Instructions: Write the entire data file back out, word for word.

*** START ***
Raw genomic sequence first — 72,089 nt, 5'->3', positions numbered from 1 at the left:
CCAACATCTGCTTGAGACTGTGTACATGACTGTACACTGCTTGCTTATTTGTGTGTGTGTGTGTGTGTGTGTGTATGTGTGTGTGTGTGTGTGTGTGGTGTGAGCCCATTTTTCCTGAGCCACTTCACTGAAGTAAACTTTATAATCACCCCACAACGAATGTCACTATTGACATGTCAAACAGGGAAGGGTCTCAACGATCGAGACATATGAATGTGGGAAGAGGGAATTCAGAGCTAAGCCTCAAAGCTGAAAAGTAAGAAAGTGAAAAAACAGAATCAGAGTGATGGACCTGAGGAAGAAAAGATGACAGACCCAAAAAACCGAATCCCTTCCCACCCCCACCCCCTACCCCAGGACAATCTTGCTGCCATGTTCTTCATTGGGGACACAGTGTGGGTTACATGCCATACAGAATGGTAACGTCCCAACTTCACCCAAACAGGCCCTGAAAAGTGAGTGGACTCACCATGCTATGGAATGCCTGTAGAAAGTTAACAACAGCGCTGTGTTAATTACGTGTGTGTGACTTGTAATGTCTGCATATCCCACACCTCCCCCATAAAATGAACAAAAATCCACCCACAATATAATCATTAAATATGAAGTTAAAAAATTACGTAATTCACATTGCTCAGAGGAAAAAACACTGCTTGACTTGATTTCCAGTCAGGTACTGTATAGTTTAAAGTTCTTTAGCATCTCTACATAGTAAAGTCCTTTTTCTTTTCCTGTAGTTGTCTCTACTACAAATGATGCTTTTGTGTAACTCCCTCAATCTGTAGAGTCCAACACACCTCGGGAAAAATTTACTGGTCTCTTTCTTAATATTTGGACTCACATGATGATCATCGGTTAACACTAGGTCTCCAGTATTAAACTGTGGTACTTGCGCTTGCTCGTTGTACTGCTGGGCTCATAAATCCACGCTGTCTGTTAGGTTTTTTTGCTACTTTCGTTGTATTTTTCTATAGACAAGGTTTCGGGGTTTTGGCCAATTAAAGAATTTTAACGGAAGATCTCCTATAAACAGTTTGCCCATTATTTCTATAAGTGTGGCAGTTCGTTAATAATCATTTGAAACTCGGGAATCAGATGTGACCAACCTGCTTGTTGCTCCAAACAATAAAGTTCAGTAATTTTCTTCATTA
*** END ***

Raw genomic sequence first — 72,089 nt, 5'->3', positions numbered from 1 at the left:
CCAACATCTGCTTGAGACTGTGTACATGACTGTACACTGCTTGCTTATTTGTGTGTGTGTGTGTGTGTGTGTGTATGTGTGTGTGTGTGTGTGTGTGGTGTGAGCCCATTTTTCCTGAGCCACTTCACTGAAGTAAACTTTATAATCACCCCACAACGAATGTCACTATTGACATGTCAAACAGGGAAGGGTCTCAACGATCGAGACATATGAATGTGGGAAGAGGGAATTCAGAGCTAAGCCTCAAAGCTGAAAAGTAAGAAAGTGAAAAAACAGAATCAGAGTGATGGACCTGAGGAAGAAAAGATGACAGACCCAAAAAACCGAATCCCTTCCCACCCCCACCCCCTACCCCAGGACAATCTTGCTGCCATGTTCTTCATTGGGGACACAGTGTGGGTTACATGCCATACAGAATGGTAACGTCCCAACTTCACCCAAACAGGCCCTGAAAAGTGAGTGGACTCACCATGCTATGGAATGCCTGTAGAAAGTTAACAACAGCGCTGTGTTAATTACGTGTGTGTGACTTGTAATGTCTGCATATCCCACACCTCCCCCATAAAATGAACAAAAATCCACCCACAATATAATCATTAAATATGAAGTTAAAAAATTACGTAATTCACATTGCTCAGAGGAAAAAACACTGCTTGACTTGATTTCCAGTCAGGTACTGTATAGTTTAAAGTTCTTTAGCATCTCTACATAGTAAAGTCCTTTTTCTTTTCCTGTAGTTGTCTCTACTACAAATGATGCTTTTGTGTAACTCCCTCAATCTGTAGAGTCCAACACACCTCGGGAAAAATTTACTGGTCTCTTTCTTAATATTTGGACTCACATGATGATCATCGGTTAACACTAGGTCTCCAGTATTAAACTGTGGTACTTGCGCTTGCTCGTTGTACTGCTGGGCTCATAAATCCACGCTGTCTGTTAGGTTTTTTTGCTACTTTCGTTGTATTTTTCTATAGACAAGGTTTCGGGGTTTTGGCCAATTAAAGAATTTTAACGGAAGATCTCCTATAAACAGTTTGCCCATTATTTCTATAAGTGTGGCAGTTCGTTAATAATCATTTGAAACTCGGGAATCAGATGTGACCAACCTGCTTGTTGCTCCAAACAATAAAGTTCAGTAATTTTCTTCATTA